An idyllic, isolated house in the middle of a forested area. Absolutely nothing could go wrong.
House on Rodeo Gulch is a movie that works to subvert your expectations, even while making use of clichés. We begin with a broken family moving into a new house, complete with a moody teenager feeling betrayed and rebellious. As a seasoned horror fan, you’re handed every typical haunted-house horror symbol in a way that made me suspicious of the movie’s premise. You always think you have the film figured out, but director William Scherer had much, much more up his sleeve.
House on Rodeo Gulch having two female leads as the focus of the film became my favorite aspect of the film, especially considering the easy “out” Scherer could have employed with the big, strong army dad character available as a savior type. Without revealing too much of the film, I would like to express my sincere appreciation for Scherer’s direction in Megan Jay Simrell’s character. The relationship between stepmother Denise (Chanel Ryan) and stepdaughter Shani (Megan Jay Simrell) is certainly a strained and juvenile dynamic, justified by their inexperience in the situation, but a horror/thriller film exploring growth and change in the dynamic of such characters is refreshing.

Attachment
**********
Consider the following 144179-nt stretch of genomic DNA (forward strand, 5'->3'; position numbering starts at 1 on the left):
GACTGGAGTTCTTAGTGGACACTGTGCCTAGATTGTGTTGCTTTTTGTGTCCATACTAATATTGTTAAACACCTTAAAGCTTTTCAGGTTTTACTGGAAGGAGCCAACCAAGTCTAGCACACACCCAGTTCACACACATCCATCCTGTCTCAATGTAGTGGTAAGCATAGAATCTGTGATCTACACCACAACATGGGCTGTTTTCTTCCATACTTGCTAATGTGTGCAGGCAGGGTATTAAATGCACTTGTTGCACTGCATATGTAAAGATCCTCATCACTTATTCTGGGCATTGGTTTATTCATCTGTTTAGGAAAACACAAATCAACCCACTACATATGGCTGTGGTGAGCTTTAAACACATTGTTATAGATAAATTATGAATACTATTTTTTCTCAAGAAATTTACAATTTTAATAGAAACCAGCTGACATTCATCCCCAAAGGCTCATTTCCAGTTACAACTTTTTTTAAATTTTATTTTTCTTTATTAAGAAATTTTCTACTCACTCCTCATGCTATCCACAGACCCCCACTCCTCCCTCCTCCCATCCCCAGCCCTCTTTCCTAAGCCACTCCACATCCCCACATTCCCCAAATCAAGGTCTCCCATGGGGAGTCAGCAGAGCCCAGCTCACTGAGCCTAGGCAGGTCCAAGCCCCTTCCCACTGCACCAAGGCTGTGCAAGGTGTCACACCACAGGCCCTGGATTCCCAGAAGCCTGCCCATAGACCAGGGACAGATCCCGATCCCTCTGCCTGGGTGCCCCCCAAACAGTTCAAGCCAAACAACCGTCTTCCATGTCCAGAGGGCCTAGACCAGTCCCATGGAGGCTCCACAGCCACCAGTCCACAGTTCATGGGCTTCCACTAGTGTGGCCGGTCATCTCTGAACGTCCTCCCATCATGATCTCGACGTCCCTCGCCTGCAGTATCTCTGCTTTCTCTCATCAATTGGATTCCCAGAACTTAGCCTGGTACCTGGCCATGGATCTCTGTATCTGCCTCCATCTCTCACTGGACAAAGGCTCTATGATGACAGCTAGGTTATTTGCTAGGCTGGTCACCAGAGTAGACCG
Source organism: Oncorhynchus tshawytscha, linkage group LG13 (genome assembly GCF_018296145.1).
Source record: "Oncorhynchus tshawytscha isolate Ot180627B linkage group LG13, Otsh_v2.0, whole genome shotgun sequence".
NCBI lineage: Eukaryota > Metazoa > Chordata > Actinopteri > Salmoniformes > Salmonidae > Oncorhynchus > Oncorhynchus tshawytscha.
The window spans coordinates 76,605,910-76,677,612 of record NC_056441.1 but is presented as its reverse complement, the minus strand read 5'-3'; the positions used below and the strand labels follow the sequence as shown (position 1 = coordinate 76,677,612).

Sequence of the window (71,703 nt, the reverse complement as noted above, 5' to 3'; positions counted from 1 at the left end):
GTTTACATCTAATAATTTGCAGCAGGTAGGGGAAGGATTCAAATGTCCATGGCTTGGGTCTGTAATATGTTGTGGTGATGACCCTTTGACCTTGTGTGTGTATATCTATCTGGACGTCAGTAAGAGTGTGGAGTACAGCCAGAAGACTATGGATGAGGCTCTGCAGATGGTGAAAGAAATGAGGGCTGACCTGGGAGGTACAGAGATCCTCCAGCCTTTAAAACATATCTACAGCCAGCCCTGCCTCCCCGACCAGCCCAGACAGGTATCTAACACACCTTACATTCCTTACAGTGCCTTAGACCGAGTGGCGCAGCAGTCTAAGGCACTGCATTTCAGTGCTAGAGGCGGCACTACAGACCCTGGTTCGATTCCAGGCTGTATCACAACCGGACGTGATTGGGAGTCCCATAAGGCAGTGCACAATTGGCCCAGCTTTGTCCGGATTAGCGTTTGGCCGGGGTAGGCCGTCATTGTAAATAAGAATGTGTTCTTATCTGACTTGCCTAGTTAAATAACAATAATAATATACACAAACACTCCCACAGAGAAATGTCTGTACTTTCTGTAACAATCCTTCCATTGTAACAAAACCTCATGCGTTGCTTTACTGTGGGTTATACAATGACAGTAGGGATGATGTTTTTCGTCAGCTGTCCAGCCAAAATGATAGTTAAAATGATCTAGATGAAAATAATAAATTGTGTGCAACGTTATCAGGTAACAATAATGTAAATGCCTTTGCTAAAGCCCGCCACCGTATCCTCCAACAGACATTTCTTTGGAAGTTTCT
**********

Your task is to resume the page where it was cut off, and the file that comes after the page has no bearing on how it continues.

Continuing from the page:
This isn’t to say that the only novel aspect of the film is this dynamic, because Scherer certainly has a bitter irony in store for audiences.